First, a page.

The official student newspaper of University of Wisconsin-Eau Claire since 1923.

The Spectator

The official student newspaper of University of Wisconsin-Eau Claire since 1923.

The Spectator

The official student newspaper of University of Wisconsin-Eau Claire since 1923.

The Spectator

    Will Stewing

    Renee Rosenow

    The ability to remain rational and responsive in stressful conditions is an important attribute for astronauts.

    Among the many tests astronauts are given, one involves a computer system that gives the astronaut instructions to hit specific buttons, but the buttons themselves are unmarked and it is up to the astronaut to figure out which button corresponds with a given order. Of course, in a good experiment the subject doesn’t know the reason he or she is being tested. Given the arrangement, astronauts would presume that this was a test of their problem solving skills, and initially it is.

    The true test, the “catch” if you will, is that just as an astronaut is establishing a correspondence between buttons and orders, the scientists flip a switch and change the role of one or more buttons. The purpose of this experiment is to test the self-confidence, patience and determination of the test subject.

    Typically, the astronauts blame themselves for the resulting mistakes and the experiment will continue. The scientists continue to re-assign the buttons, confounding the logic, and ultimately the patience and self-confidence of the space cadet. The experiment ends when the astronaut ceases to use discretion or logic in responding to the computer’s commands.

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    The space program wanted those that continued to try new combinations and find a solution no matter what. They figured if the astronaut was going to pilot a ship made entirely of lowest-bid parts, it was likely that things would malfunction and their determination to succeed had to extend beyond their self-confidence and reason.

    I’ve often mused that the true purpose and value of earning a college degree isn’t about knowledge, skills or any of that. Instead of a degree, the university is really conferring upon you a warranty of sorts, saying that it has put you through an extensive regimen of tests meant to test your sanity. It is a seal of approval saying you can thrive, or at least survive, in a toxic environment of stress, exhaustion and a diet consisting of Ramen noodles and pizza.

    A few days ago, after a busy day, I returned home and plopped down on the couch. Seeking shelter from stress, I flipped on the History Channel just in time to see a program on the possibility of a universe-wide apocalypse.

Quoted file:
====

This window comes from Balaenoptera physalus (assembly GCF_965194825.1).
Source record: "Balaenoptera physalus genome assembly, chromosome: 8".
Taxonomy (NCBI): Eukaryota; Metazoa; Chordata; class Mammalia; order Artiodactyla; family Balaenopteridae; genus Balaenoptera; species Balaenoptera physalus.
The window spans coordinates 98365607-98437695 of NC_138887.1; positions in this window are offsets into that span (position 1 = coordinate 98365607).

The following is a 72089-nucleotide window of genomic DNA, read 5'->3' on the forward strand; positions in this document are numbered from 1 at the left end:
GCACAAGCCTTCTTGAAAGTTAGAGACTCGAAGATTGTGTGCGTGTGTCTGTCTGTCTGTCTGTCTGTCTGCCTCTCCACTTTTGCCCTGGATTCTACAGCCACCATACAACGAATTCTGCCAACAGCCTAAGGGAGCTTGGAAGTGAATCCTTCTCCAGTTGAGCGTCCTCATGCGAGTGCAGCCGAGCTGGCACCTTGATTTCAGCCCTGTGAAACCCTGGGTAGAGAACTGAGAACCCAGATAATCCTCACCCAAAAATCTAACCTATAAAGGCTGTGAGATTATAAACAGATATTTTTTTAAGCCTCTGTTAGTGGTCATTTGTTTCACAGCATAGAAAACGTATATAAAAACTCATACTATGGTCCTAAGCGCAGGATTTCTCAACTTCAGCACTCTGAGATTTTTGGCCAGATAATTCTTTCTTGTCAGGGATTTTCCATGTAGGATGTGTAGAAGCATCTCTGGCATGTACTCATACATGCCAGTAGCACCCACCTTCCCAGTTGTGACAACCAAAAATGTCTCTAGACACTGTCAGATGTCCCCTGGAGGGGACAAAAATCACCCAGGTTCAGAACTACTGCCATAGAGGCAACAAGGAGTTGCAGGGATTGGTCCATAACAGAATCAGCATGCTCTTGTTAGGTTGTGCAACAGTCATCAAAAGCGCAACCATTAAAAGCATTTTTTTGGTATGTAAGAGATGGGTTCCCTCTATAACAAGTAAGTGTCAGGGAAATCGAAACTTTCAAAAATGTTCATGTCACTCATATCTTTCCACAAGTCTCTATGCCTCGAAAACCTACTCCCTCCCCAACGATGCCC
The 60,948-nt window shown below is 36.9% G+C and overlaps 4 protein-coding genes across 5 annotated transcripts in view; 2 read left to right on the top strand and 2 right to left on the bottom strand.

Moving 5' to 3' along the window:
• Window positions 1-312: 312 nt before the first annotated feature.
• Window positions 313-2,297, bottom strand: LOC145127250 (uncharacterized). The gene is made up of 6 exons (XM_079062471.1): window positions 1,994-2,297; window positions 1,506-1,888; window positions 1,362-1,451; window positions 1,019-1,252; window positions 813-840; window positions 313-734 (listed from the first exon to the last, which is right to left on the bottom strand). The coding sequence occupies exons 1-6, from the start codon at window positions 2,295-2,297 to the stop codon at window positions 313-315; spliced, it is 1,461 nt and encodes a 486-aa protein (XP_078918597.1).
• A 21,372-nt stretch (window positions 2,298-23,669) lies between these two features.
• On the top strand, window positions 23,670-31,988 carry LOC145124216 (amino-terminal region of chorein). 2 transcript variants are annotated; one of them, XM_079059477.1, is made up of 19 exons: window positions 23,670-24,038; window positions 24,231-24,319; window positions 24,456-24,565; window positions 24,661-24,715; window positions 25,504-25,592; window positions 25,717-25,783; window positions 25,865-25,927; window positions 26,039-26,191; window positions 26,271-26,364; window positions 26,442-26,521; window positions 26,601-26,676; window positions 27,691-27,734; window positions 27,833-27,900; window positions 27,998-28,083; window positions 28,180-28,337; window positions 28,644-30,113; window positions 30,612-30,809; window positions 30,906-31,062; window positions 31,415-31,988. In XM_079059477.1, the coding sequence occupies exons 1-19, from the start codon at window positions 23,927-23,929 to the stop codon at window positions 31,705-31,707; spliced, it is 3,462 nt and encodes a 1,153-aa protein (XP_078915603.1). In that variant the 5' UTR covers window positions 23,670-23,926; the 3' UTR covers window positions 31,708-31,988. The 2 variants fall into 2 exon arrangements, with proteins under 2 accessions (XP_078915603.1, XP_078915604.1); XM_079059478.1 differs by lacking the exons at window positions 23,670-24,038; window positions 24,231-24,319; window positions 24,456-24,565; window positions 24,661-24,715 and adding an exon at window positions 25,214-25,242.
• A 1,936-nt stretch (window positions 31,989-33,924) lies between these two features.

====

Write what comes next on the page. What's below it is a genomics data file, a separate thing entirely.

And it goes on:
In this scenario, black holes warp the very laws of physics before bubbles of altered atoms swallow everything up. I flipped off the television just as a program on the Doomsday Clock was getting started. (Midnight on the Doomsday Clock represents the “moment” in which humankind destroys itself through nuclear war or, more recently, biological or environmental catastrophes. We are currently five seconds from midnight). It is easy to sweat the small stuff when 15 minutes of television reveals not one, but two ways, that a miniscule particle can destroy everything.

    If ignorance is bliss, then it should come as no surprise that the more we know the more there is to worry about and it would seem reasonable to conclude that college will always be a little stressful. Does this mean we need to be filled with stress? Is it our duty to worry about all of the problems of the world? I don’t know, but here is another excerpt from my life.

    The other day, I was hefting my backpack up when the bottom felt wet. I quickly realized that I hadn’t set it in a puddle, but rather, there was something wet in the bottom of my bag. I opened it up and was immediately struck by the smell of bananas. I pulled the books out of my bag, including two that belonged to my professor, only to discover that they had already been marinated in the contents of an exploded banana. I was mortified that I had damaged the professor’s books and was consumed with self-loathing until I returned the books.

    I returned the books to the professor and was in the middle of explaining how sorry I was when the professor said something that put this calamity into context for me. She said something like, “There are people sick to death, this is not something to stress out about.” Amidst a week filled to the brim with stress, it was very calming to hear my problems put into context.

    What I’m driving at here is nothing new: we need to do something about stress. I could go on and on with all the resources online that talk about managing stress at college, but I’m a strong believer in peer education and feel confident that UW-Eau Claire students have valuable stress solutions for their fellow classmates.

    So, if you’ve found a really great way to deal with stress, e-mail me at [email protected] and put “About Stress” in the subject line. I’ll put some of the ideas that I receive before 9 p.m. on Wednesday in my column next Monday, along with your name.

    Stewart is a senior education major and a guest columnist for The Spectator. “Will Stewing” appears every Monday issue.

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